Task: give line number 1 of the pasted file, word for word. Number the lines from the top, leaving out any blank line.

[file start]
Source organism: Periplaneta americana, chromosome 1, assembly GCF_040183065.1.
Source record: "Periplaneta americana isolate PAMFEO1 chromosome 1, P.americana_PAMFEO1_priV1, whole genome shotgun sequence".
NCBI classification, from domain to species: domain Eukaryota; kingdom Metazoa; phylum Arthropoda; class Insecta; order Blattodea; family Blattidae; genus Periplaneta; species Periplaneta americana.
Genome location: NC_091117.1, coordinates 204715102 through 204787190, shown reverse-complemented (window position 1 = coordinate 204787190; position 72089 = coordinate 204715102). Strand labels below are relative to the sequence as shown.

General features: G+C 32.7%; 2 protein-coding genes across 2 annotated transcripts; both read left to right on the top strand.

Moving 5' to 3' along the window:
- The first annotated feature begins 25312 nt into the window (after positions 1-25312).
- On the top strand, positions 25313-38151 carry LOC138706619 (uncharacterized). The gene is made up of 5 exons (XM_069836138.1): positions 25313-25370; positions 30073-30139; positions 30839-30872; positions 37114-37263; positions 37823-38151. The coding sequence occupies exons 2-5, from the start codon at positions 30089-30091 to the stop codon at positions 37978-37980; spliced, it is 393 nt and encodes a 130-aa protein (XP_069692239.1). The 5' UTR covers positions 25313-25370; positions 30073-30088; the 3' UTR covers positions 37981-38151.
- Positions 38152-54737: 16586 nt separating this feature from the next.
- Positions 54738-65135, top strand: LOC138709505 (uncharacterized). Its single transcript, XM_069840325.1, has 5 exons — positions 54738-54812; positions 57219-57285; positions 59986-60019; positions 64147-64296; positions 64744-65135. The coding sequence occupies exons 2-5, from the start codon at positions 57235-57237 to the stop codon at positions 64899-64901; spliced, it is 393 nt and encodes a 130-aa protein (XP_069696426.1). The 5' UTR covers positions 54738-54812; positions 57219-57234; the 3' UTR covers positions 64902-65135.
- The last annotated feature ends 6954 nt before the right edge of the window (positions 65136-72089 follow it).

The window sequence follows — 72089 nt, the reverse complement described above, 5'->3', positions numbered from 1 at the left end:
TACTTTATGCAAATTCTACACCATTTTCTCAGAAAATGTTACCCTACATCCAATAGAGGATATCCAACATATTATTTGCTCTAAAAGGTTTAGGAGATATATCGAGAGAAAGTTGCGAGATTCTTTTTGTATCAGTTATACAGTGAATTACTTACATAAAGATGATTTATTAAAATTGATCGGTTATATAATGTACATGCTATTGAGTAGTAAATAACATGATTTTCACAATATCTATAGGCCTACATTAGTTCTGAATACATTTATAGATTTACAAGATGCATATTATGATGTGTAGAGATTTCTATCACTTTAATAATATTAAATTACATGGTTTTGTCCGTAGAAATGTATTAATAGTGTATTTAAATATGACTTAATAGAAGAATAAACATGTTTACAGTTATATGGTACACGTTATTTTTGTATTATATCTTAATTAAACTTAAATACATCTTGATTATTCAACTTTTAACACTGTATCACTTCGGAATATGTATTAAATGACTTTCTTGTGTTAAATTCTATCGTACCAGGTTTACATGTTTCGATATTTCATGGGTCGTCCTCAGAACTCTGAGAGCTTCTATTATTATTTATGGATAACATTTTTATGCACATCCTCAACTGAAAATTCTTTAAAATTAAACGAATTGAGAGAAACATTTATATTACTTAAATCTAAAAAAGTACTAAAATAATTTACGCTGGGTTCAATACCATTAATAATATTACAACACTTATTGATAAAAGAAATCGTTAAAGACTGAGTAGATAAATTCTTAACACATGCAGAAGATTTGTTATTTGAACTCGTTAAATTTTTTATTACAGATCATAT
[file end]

Source organism: Periplaneta americana, chromosome 1, assembly GCF_040183065.1.